“To me, ‘Beckham’ is one of the best things I’ve ever written. It’s adventurous and exciting and quite unique in the way it sounds,” Templeman says on the topic of favorites. “I’m also really proud of my production on ‘Vultures.’ Every instrument on it is external, there’s no MIDI. I got into drum machines and synth programming recently, and ‘Vultures’ was one of the first tracks I made out of my experiences with it.”

As a lyricist, Templeman says the songs “Eyes Wide Shut,” “Run to Tomorrow,” and “Beckham” stand out the most. “The lyrics to ‘Beckham’ are quite acidy, it was a ramble that kind of just poured out of me in one go,” he reflects. “‘Run to Tomorrow’ is one big note to self on how to stop an anxiety attack, so it’s a very raw song for me. ‘Eyes Wide Shut’ has some great lines in it. ‘You’re a hologram in a wonderland’ gives off metaverse vibes.”

Obelisks around me
Make it hard to see
Where the bridge is burning
When it started burning me
The circus dance is endin’
All reason left the air
Freezin’ til we’re burnin’
Stomaching your stare
Sutton, Bexley, Tooting, Earlsfield
Streatham, Peckham, David Beckham

Alfie Templeman © BLACKSOCKS
Alfie Templeman © BLACKSOCKS

As an experimental pop-leaning record, Radiosoul is far greater than the sum of its parts.

This collection is vastly more diverse, and special, than any one song alone can possibly express. “Drag” is a frenzied fervor ready to transform any space into an all-out discotheque, and upbeat jams like “Hello Lonely” and “Just a Dance” are as musically creative as they are viscerally alluring, with Templeman pushing himself to his limits as a vocalist while building a breathtakingly colorful world from the ground up.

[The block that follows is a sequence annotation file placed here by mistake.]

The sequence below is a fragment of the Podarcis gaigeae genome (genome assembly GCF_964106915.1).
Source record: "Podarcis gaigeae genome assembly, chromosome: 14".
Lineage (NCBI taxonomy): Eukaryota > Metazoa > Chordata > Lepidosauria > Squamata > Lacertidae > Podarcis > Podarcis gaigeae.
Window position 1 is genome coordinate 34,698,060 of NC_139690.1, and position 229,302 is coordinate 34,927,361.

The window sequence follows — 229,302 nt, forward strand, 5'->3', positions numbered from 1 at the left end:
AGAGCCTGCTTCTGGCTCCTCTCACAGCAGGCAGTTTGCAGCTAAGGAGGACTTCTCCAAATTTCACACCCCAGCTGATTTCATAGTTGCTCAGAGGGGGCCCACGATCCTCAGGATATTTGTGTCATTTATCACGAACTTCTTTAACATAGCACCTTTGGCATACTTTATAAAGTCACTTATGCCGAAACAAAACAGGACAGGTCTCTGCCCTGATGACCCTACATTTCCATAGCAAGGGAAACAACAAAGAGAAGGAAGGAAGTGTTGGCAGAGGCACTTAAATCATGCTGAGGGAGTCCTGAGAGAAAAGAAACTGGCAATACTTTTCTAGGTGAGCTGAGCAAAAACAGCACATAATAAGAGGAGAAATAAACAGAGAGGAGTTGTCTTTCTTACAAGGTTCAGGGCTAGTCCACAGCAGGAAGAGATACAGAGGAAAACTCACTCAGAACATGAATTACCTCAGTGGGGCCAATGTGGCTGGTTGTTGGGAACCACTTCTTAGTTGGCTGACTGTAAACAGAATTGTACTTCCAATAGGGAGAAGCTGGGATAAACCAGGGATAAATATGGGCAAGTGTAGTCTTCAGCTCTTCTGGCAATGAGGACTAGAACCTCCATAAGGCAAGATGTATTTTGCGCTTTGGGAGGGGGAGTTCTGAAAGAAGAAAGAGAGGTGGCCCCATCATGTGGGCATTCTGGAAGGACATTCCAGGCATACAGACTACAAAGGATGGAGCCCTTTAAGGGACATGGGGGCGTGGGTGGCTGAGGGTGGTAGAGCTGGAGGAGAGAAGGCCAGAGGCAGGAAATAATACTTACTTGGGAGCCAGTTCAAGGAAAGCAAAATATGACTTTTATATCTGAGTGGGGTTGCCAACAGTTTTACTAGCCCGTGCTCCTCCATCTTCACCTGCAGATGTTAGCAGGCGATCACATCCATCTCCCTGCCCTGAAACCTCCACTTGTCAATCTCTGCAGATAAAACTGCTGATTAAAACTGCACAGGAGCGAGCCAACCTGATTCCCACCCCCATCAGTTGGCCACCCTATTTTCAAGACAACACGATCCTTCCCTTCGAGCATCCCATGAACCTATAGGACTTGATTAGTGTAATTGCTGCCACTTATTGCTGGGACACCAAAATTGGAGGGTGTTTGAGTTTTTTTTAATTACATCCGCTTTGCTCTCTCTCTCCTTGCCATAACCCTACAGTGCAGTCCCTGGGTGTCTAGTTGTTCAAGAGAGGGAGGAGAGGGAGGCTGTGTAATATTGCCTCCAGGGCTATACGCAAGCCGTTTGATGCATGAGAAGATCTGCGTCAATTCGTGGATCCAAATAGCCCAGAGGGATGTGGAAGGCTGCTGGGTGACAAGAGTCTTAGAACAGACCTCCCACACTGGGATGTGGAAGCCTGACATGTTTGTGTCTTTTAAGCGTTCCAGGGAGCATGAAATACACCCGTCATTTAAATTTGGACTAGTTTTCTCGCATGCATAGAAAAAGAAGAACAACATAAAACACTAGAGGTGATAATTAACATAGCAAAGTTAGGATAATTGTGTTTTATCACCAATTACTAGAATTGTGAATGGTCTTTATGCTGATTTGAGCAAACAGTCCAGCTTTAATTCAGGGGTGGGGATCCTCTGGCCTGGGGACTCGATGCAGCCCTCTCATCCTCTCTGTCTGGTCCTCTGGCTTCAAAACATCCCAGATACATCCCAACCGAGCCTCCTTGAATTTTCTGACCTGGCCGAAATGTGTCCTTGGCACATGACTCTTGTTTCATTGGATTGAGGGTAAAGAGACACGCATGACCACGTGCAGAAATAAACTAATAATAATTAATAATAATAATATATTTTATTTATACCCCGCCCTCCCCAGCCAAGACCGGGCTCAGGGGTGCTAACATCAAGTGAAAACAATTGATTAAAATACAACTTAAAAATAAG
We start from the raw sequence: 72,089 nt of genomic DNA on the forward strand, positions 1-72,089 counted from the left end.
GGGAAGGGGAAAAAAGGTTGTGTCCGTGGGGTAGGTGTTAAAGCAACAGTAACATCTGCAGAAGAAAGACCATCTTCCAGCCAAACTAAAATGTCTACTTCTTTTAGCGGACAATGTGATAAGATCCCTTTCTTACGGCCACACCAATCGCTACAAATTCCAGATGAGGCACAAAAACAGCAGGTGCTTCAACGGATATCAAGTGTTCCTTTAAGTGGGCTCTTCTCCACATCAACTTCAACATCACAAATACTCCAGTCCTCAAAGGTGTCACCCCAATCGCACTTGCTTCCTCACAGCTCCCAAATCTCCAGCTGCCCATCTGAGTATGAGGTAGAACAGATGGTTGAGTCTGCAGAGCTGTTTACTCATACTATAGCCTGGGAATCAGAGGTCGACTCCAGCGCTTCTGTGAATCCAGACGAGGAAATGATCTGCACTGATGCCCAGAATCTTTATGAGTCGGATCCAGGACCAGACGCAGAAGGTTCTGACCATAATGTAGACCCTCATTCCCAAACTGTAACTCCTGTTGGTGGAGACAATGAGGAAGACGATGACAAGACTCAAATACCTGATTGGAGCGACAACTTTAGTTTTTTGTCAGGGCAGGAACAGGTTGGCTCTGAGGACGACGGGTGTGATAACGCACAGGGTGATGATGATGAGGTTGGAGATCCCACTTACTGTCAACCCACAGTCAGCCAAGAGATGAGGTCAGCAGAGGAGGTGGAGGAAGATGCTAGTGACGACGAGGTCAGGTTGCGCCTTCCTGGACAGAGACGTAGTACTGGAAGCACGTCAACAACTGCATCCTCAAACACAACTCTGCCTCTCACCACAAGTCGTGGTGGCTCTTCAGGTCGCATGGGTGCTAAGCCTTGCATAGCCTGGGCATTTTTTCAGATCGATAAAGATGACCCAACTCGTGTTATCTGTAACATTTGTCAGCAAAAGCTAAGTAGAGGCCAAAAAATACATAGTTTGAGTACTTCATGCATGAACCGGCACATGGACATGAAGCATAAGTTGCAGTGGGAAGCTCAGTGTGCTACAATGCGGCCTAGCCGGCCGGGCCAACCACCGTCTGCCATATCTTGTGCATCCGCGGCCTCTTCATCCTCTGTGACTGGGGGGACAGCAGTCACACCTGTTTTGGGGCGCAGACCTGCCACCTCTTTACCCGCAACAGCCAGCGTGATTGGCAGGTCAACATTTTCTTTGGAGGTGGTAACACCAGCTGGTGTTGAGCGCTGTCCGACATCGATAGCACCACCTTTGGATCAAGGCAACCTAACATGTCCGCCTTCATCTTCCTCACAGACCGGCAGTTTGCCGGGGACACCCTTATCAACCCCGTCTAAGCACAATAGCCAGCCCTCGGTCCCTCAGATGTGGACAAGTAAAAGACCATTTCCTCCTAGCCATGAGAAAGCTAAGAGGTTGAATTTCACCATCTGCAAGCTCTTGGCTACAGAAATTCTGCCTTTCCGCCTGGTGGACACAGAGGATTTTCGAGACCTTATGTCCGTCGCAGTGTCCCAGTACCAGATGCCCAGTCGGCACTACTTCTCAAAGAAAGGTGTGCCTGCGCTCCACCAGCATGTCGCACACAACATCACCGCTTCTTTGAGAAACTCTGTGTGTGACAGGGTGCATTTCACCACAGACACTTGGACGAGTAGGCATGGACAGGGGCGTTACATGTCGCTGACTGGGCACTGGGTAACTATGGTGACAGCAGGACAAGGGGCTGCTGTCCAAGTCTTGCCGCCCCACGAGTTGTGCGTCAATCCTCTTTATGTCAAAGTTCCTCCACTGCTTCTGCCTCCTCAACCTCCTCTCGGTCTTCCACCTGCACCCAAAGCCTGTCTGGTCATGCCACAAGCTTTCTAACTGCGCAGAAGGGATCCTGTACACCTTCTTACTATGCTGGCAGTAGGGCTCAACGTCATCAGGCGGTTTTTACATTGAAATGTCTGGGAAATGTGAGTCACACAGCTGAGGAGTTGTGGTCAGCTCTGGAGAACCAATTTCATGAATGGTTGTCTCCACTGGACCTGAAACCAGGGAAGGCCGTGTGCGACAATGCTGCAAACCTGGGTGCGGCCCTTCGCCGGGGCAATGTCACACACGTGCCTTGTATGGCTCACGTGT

And while songs themselves are packed with coming-of-age trials and tribulations, Radiosoul is ultimately a fun, endlessly rewarding ride. Taking plenty of musical risks while staying true to himself, Templeman effectively channeled his transition to young adulthood into an invigorating artistic triumph.

“I see Radiosoul as a bridge to what comes next,” Templeman shares. “Hopefully people enjoy the leaps and risks it takes. I want to be an unpredictable artist, as all my favourite musicians are exactly that. So hopefully people enjoy the album for the versatility and experimentation.”

Experience the full record via our below stream, and peek inside Alfie Templeman’s Radiosoul with Atwood Magazine as he takes us track-by-track through the music and lyrics of his sophomore album!

— —

:: stream/purchase Radiosoul here ::
:: connect with Alfie Templeman here ::
Stream: ‘Radiosoul’ – Alfie Templeman

:: Inside Radiosoul ::

Radiosoul - Alfie Templeman

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The song delves into the profound and sudden impact of social media. People go to great lengths to conceal their imperfections, committing to this growing and burdening illusion. A couple of years ago, it suddenly hit me that people’s ‘Instagram lives’ or ‘twitter lives’ felt superficial, or just trying to be overly funny or stupid. I felt like I’d been sucked in too, and honestly I just wanted to never post again. This song to me just helps to embrace the little imperfections of being human, I wanted it to build up like a big warm hug. It’s okay to get away from your phone for a while and clear up that headache feeling. It’s like a breath of fresh air.